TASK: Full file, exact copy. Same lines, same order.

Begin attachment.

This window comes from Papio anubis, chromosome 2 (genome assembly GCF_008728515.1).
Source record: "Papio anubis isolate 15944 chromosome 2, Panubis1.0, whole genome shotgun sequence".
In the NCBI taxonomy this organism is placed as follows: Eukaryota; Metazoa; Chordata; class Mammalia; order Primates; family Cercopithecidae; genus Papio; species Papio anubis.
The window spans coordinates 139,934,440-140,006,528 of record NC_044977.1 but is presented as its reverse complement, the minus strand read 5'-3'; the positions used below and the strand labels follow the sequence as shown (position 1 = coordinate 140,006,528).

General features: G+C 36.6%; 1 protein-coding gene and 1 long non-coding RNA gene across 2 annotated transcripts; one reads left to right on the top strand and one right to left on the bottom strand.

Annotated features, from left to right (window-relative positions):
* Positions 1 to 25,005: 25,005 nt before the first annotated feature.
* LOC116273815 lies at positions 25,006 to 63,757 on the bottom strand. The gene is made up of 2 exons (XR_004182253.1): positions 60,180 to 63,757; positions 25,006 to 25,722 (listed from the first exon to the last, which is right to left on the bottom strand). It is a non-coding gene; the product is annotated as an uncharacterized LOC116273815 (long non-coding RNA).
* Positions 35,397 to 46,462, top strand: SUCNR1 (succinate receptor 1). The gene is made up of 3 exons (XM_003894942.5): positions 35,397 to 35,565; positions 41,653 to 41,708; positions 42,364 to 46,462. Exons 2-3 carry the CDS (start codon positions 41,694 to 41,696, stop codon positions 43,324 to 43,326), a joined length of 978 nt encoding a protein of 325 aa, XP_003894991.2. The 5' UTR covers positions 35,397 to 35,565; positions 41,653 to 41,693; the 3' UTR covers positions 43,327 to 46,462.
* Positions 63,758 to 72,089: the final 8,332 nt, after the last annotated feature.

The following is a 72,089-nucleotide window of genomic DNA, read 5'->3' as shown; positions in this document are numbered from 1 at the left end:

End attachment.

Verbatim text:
This window comes from Papio anubis, chromosome 2 (genome assembly GCF_008728515.1).
Source record: "Papio anubis isolate 15944 chromosome 2, Panubis1.0, whole genome shotgun sequence".
In the NCBI taxonomy this organism is placed as follows: Eukaryota; Metazoa; Chordata; class Mammalia; order Primates; family Cercopithecidae; genus Papio; species Papio anubis.
The window spans coordinates 139,934,440-140,006,528 of record NC_044977.1 but is presented as its reverse complement, the minus strand read 5'-3'; the positions used below and the strand labels follow the sequence as shown (position 1 = coordinate 140,006,528).

General features: G+C 36.6%; 1 protein-coding gene and 1 long non-coding RNA gene across 2 annotated transcripts; one reads left to right on the top strand and one right to left on the bottom strand.

Annotated features, from left to right (window-relative positions):
* Positions 1 to 25,005: 25,005 nt before the first annotated feature.
* LOC116273815 lies at positions 25,006 to 63,757 on the bottom strand. The gene is made up of 2 exons (XR_004182253.1): positions 60,180 to 63,757; positions 25,006 to 25,722 (listed from the first exon to the last, which is right to left on the bottom strand). It is a non-coding gene; the product is annotated as an uncharacterized LOC116273815 (long non-coding RNA).
* Positions 35,397 to 46,462, top strand: SUCNR1 (succinate receptor 1). The gene is made up of 3 exons (XM_003894942.5): positions 35,397 to 35,565; positions 41,653 to 41,708; positions 42,364 to 46,462. Exons 2-3 carry the CDS (start codon positions 41,694 to 41,696, stop codon positions 43,324 to 43,326), a joined length of 978 nt encoding a protein of 325 aa, XP_003894991.2. The 5' UTR covers positions 35,397 to 35,565; positions 41,653 to 41,693; the 3' UTR covers positions 43,327 to 46,462.
* Positions 63,758 to 72,089: the final 8,332 nt, after the last annotated feature.

The following is a 72,089-nucleotide window of genomic DNA, read 5'->3' as shown; positions in this document are numbered from 1 at the left end: